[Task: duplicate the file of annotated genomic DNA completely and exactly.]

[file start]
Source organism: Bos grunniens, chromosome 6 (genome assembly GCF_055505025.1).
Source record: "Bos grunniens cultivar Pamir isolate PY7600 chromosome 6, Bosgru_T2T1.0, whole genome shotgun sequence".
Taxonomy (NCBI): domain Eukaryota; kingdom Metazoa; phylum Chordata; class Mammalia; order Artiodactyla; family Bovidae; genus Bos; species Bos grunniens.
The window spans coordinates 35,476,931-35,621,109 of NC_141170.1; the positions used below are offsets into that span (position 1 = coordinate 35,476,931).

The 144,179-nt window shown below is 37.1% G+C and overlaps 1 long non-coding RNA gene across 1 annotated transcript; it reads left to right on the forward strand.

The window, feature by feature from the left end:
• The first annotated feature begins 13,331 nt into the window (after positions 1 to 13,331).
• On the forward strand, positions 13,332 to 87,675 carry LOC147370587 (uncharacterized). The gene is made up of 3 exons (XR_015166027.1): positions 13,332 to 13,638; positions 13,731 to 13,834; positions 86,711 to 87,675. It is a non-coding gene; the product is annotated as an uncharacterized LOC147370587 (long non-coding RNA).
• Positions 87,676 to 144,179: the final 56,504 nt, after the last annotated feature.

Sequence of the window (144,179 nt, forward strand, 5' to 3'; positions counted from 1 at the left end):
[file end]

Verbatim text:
Source organism: Bos grunniens, chromosome 6 (genome assembly GCF_055505025.1).
Source record: "Bos grunniens cultivar Pamir isolate PY7600 chromosome 6, Bosgru_T2T1.0, whole genome shotgun sequence".
Taxonomy (NCBI): domain Eukaryota; kingdom Metazoa; phylum Chordata; class Mammalia; order Artiodactyla; family Bovidae; genus Bos; species Bos grunniens.
The window spans coordinates 35,476,931-35,621,109 of NC_141170.1; the positions used below are offsets into that span (position 1 = coordinate 35,476,931).

The 144,179-nt window shown below is 37.1% G+C and overlaps 1 long non-coding RNA gene across 1 annotated transcript; it reads left to right on the forward strand.

The window, feature by feature from the left end:
• The first annotated feature begins 13,331 nt into the window (after positions 1 to 13,331).
• On the forward strand, positions 13,332 to 87,675 carry LOC147370587 (uncharacterized). The gene is made up of 3 exons (XR_015166027.1): positions 13,332 to 13,638; positions 13,731 to 13,834; positions 86,711 to 87,675. It is a non-coding gene; the product is annotated as an uncharacterized LOC147370587 (long non-coding RNA).
• Positions 87,676 to 144,179: the final 56,504 nt, after the last annotated feature.

Sequence of the window (144,179 nt, forward strand, 5' to 3'; positions counted from 1 at the left end):